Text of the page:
Home Headline Feature Lima native competes at Metropolitan Opera in New York City

Lima native competes at Metropolitan Opera in New York City

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Samantha Gossard in front of the Metropolitan Opera. Photo courtesy Heartland Image Foundation.

West central Ohio native Samantha Gossard brings her vocal talents back home, from competing at the Metropolitan Opera in New York City to Trinity United Methodist Church and the OSU-Lima campus

Story by Nick Kellis
Heartland Image Foundation

“I’m here in New York City at The Metropolitan Opera representing Western Ohio, where I was born and raised!” said Samantha Gossard, 28, while standing in front of The Metropolitan Opera at Lincoln Center on March 6.

Gossard is a 2012 Lima Symphony Orchestra Young Artist Vocal Award winner and Metropolitan Opera National Council Semi-Finalist. She added “I was born in Lima, then went to school and had my voice lessons in Sidney. I’m a Western Ohio girl!”

Samantha Gossard in front of the Metropolitan Opera. Photo courtesy Heartland Image Foundation.

Samantha Gossard in front of the Metropolitan Opera. Photo courtesy Heartland Image Foundation.

On the first weekend in June, Gosssard returns to Lima to treat Lima / Allen County residents to an elite vocal performance, followed the next day by a free vocal master class for area eighth graders through sophomores in college. Similarly aged, area students interested in the filmmaking arts will also have an opportunity to learn how to be documentary-style news stringers for free, videotaping the vocal masterclass.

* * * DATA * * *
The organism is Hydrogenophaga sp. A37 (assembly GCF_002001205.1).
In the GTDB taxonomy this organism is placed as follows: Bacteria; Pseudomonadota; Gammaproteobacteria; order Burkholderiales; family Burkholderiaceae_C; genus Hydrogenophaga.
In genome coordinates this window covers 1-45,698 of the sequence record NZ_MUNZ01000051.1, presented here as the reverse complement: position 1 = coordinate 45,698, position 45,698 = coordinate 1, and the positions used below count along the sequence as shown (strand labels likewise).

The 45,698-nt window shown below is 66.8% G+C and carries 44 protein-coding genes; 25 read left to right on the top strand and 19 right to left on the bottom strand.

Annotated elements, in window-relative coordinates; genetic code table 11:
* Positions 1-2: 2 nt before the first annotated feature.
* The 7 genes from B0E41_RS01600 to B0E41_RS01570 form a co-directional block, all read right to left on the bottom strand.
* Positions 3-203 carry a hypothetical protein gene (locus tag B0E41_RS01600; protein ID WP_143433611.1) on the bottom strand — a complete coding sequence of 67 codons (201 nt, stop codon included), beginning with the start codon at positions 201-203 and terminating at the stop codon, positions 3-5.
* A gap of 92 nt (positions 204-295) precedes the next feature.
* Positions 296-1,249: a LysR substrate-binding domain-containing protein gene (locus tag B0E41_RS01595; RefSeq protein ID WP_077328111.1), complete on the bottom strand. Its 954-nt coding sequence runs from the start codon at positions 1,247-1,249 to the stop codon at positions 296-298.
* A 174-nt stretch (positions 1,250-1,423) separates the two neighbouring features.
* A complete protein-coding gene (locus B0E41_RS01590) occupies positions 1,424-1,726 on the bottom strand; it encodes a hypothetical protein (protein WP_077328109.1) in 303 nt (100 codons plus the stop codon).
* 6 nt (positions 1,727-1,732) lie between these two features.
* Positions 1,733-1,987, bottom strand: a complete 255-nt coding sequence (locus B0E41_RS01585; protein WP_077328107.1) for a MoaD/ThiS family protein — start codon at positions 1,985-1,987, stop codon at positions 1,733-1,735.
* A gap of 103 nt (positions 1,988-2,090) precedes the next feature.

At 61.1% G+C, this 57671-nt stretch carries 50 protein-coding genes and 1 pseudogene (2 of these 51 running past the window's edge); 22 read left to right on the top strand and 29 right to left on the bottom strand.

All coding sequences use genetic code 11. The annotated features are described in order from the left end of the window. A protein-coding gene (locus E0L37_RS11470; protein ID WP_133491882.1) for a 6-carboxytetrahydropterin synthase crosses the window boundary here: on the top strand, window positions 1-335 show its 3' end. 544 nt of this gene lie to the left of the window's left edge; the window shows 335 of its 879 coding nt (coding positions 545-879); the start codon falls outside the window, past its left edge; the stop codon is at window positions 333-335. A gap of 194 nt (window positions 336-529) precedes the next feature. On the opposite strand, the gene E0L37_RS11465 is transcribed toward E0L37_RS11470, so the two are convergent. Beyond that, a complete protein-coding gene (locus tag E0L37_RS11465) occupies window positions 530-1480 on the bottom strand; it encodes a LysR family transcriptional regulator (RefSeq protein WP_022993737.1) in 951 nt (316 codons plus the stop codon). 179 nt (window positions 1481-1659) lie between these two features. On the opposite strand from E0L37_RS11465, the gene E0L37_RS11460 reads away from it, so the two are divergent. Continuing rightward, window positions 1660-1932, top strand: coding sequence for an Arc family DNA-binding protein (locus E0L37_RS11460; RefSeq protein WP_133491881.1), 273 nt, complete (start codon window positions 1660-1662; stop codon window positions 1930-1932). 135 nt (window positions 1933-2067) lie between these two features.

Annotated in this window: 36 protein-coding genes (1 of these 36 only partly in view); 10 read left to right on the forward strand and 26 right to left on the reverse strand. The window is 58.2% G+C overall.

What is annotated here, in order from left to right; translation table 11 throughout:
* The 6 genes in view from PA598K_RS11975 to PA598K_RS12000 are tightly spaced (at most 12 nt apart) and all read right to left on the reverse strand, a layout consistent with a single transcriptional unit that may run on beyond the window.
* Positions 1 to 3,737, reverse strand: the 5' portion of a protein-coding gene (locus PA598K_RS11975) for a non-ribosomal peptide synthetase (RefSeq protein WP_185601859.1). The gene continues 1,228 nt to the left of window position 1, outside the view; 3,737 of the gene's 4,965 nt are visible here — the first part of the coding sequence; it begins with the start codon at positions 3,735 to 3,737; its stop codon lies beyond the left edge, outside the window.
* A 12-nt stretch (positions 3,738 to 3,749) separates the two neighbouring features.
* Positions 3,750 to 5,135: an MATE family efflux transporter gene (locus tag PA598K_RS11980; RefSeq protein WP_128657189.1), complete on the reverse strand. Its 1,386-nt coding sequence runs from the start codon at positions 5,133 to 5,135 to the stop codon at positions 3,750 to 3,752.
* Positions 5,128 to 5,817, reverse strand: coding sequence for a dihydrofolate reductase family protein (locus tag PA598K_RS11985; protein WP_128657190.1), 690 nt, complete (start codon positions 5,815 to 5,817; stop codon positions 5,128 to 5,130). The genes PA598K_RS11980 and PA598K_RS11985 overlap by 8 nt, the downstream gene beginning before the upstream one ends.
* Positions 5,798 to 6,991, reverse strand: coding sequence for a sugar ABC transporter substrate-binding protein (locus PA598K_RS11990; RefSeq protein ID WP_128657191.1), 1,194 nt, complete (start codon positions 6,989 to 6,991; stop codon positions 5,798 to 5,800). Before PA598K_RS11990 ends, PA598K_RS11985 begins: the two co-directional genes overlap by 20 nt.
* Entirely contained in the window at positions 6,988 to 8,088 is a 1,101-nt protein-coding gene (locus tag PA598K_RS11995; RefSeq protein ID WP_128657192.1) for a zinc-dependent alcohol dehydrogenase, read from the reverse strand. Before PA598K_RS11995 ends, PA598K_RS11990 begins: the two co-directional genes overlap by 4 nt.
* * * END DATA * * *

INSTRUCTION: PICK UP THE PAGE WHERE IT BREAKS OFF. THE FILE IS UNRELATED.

The voice recital and the voice master class are open to be viewed by the public, courtesy of several of Lima / Allen County’s arts-related foundations and supporters, in collaboration with an area church and university.

On Friday, June 3 at 7:00pm at Trinity United Methodist Church, Gossard will perform American Songbook standards, art song and opera arias including Habanera from Bizet’s “Carmen” and the romantic So in Love from “Kiss Me Kate”, by Cole Porter.

In lieu of admission, a free-will offering is encouraged to support Gossard’s national audition expenses; in turn, she’ll forward a portion of whatever is donated at Trinity to the Youth Programs of the Lima Symphony Orchestra.

Then on Saturday, June 4 from 11am-2:30pm, at the Martha W. Farmer Theater for the Performing Arts in Reed Hall at Ohio State Lima, Gossard will teach a vocal master class to area voice students, from eighth grade through high school, up to college sophomores.